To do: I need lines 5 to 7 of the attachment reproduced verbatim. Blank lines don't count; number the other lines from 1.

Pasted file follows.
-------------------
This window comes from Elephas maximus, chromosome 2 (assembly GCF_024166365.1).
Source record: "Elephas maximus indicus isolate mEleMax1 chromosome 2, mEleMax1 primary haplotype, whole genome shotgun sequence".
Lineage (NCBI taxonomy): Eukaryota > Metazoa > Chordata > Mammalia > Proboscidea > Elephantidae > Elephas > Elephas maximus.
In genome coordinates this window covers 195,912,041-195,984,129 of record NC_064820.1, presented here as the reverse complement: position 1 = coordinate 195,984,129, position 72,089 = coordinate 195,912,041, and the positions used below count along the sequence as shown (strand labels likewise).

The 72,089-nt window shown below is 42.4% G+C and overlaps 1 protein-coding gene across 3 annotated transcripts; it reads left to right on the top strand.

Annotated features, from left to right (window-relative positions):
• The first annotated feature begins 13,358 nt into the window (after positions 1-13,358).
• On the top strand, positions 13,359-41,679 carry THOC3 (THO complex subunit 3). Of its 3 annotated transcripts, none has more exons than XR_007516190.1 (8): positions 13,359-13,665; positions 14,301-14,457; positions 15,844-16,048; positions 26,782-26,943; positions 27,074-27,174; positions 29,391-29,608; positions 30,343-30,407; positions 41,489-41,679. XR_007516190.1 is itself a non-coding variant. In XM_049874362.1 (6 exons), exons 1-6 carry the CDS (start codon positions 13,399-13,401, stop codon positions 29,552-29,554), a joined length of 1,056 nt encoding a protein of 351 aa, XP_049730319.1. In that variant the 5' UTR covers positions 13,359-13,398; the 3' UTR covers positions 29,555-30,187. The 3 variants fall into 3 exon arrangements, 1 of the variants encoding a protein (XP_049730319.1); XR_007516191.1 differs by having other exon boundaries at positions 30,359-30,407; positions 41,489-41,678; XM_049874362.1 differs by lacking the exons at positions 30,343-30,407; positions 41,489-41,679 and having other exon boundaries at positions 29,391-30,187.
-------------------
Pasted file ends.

The 72,089-nt window shown below is 42.4% G+C and overlaps 1 protein-coding gene across 3 annotated transcripts; it reads left to right on the top strand.

Annotated features, from left to right (window-relative positions):
• The first annotated feature begins 13,358 nt into the window (after positions 1-13,358).